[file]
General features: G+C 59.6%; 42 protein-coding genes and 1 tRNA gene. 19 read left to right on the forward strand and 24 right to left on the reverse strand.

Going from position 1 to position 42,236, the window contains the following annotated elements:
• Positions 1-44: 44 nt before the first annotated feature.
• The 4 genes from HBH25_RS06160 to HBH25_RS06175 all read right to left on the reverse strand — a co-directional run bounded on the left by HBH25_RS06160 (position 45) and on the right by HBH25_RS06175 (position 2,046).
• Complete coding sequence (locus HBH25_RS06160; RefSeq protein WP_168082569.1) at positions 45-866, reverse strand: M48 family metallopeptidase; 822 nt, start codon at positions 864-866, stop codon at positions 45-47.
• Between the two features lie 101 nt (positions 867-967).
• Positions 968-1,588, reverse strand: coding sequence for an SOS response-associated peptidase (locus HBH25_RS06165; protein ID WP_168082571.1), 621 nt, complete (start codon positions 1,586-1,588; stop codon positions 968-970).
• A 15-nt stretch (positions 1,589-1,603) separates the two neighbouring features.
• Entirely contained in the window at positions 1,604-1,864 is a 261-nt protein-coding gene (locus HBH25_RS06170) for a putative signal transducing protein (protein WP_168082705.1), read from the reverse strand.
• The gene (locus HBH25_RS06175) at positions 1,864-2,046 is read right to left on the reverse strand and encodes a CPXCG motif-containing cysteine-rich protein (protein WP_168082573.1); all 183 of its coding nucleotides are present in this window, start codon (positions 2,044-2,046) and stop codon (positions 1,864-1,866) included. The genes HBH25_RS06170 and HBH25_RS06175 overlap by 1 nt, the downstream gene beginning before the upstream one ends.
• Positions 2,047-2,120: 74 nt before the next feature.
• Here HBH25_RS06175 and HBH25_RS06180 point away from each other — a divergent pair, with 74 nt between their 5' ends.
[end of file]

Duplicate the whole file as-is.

General features: G+C 59.6%; 42 protein-coding genes and 1 tRNA gene. 19 read left to right on the forward strand and 24 right to left on the reverse strand.

Going from position 1 to position 42,236, the window contains the following annotated elements:
• Positions 1-44: 44 nt before the first annotated feature.
• The 4 genes from HBH25_RS06160 to HBH25_RS06175 all read right to left on the reverse strand — a co-directional run bounded on the left by HBH25_RS06160 (position 45) and on the right by HBH25_RS06175 (position 2,046).
• Complete coding sequence (locus HBH25_RS06160; RefSeq protein WP_168082569.1) at positions 45-866, reverse strand: M48 family metallopeptidase; 822 nt, start codon at positions 864-866, stop codon at positions 45-47.
• Between the two features lie 101 nt (positions 867-967).
• Positions 968-1,588, reverse strand: coding sequence for an SOS response-associated peptidase (locus HBH25_RS06165; protein ID WP_168082571.1), 621 nt, complete (start codon positions 1,586-1,588; stop codon positions 968-970).
• A 15-nt stretch (positions 1,589-1,603) separates the two neighbouring features.
• Entirely contained in the window at positions 1,604-1,864 is a 261-nt protein-coding gene (locus HBH25_RS06170) for a putative signal transducing protein (protein WP_168082705.1), read from the reverse strand.
• The gene (locus HBH25_RS06175) at positions 1,864-2,046 is read right to left on the reverse strand and encodes a CPXCG motif-containing cysteine-rich protein (protein WP_168082573.1); all 183 of its coding nucleotides are present in this window, start codon (positions 2,044-2,046) and stop codon (positions 1,864-1,866) included. The genes HBH25_RS06170 and HBH25_RS06175 overlap by 1 nt, the downstream gene beginning before the upstream one ends.
• Positions 2,047-2,120: 74 nt before the next feature.
• Here HBH25_RS06175 and HBH25_RS06180 point away from each other — a divergent pair, with 74 nt between their 5' ends.